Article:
Yesterday I did more work on Crown of Broken Branches. It was pleasurable after a month of tight work to do confident, loose, watercolor on traditional watercolor paper — “respecting the paint” as Tom Hoffman once said I did. I jury-rigged a way to weight the curling edges to a jumble of taped-together boards, since I did not have a board big enough. I decided I did not need to paint to the edges as I usually do, and I would leave the paper as it came off the roll — uneven, an imperfect rectangle — to reinforce the aesthetic liberation I was feeling.

Crown of Broken Branches, Dec15

50 x ~36. This one will get finished at home.

But after an exit interview, the afternoon opening of our group show (see December 15), an artist talk by sound artist Gary James Joynes, and dinner with the family and remaining artists, I was completely derailed.  I’m well and done, my mind is no longer focusing on the art, it’s turned its jangling neurons to logistics, travel, and the looming holidays I’ve managed to ignore up until now.

One of my colleagues here says she’s always grumpy when she gets home from residencies. I can hypothesize some of the causes: the breakup of your newest community of committed souls, travel itself, coming home to changes  (“honey I found a better place for the toaster”), packing/unpacking, wondering what you accomplished and if it will make any difference, calls for artists to write applications for, shows that need inventories and frames, website maintenance, housework and cooking and bills, all intruding on your opportunity to really focus as you have in residence…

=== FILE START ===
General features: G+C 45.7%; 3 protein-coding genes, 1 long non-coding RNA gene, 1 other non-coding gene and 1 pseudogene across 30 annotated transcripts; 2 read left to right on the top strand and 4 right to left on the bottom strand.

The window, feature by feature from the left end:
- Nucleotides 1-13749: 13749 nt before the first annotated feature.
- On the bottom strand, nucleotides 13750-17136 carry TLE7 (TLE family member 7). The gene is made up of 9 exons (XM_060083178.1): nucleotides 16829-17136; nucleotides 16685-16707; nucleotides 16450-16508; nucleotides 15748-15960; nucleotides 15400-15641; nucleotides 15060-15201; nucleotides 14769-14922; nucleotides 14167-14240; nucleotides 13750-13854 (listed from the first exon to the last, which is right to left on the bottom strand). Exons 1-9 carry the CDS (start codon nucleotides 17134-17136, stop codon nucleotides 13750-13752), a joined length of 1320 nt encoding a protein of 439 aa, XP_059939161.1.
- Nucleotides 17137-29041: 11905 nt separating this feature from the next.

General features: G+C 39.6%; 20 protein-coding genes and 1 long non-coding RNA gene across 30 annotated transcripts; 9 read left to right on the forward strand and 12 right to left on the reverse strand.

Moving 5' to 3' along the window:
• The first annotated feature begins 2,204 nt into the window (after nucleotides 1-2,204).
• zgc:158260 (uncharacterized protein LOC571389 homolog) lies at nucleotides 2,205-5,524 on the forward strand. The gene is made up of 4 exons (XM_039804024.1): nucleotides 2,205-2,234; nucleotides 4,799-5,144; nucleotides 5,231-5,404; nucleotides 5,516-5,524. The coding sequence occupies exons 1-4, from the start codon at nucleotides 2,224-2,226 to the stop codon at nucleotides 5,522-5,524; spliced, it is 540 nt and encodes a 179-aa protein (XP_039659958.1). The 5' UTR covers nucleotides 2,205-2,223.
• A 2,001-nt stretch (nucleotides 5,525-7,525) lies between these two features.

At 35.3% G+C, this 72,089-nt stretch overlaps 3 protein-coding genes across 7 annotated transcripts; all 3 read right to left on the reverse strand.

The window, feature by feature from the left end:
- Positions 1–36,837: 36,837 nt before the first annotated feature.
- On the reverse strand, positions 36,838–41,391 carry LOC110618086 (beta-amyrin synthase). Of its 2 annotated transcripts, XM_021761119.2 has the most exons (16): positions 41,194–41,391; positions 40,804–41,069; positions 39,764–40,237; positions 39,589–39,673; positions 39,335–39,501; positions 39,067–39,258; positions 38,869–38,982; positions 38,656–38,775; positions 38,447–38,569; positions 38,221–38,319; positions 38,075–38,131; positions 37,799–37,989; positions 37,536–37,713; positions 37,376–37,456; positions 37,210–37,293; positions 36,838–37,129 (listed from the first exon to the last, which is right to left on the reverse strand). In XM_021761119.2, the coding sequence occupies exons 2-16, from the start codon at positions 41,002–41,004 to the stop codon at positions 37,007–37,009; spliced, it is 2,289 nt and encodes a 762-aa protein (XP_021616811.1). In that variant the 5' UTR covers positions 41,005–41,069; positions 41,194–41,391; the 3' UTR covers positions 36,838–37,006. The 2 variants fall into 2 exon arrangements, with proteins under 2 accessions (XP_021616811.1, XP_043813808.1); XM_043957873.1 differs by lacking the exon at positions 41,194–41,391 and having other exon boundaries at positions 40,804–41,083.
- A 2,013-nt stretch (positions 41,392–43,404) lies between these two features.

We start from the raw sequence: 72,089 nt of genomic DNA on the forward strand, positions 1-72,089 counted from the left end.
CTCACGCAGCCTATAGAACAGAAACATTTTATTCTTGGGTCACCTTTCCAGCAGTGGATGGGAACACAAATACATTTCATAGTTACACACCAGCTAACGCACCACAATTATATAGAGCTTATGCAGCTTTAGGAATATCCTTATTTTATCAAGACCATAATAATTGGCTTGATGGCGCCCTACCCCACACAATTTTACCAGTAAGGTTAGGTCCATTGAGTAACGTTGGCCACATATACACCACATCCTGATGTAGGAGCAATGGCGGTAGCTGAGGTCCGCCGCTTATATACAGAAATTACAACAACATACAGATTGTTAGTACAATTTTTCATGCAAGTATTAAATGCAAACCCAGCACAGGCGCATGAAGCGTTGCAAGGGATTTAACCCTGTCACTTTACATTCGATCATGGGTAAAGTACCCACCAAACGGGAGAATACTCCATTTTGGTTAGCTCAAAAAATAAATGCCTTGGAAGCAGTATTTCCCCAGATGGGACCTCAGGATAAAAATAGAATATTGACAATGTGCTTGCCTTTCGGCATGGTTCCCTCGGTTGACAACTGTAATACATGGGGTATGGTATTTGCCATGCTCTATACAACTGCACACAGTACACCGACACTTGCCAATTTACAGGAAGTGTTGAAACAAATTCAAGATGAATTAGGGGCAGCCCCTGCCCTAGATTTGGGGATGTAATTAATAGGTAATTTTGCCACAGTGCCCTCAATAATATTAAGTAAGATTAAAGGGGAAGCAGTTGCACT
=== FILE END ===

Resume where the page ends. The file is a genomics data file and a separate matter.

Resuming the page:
Luckily I have Jonelle Johnson’s weekly watermedia group as my home community to which I return.

Group show

Today I worked on a final pyrography drawing and added it to the group show in the small gallery downstairs. Following Ila’s advice I left the flap of excess paper in the piece — now it’s an artist book ; – )

I’ve only really got one more work day left. At first I reached for a regular full watercolor sheet, but then I stopped. “What am I thinking?! This is my last opportunity to work big!” So I muscled a large piece of Arches watercolor paper off the roll. It fights back ; – ) but I devised a complicated set of weights and clips to hold it in place. The drawing of a burned, downed log receding into near space looks like a crucifixion. Maybe this is not such a bad metaphor.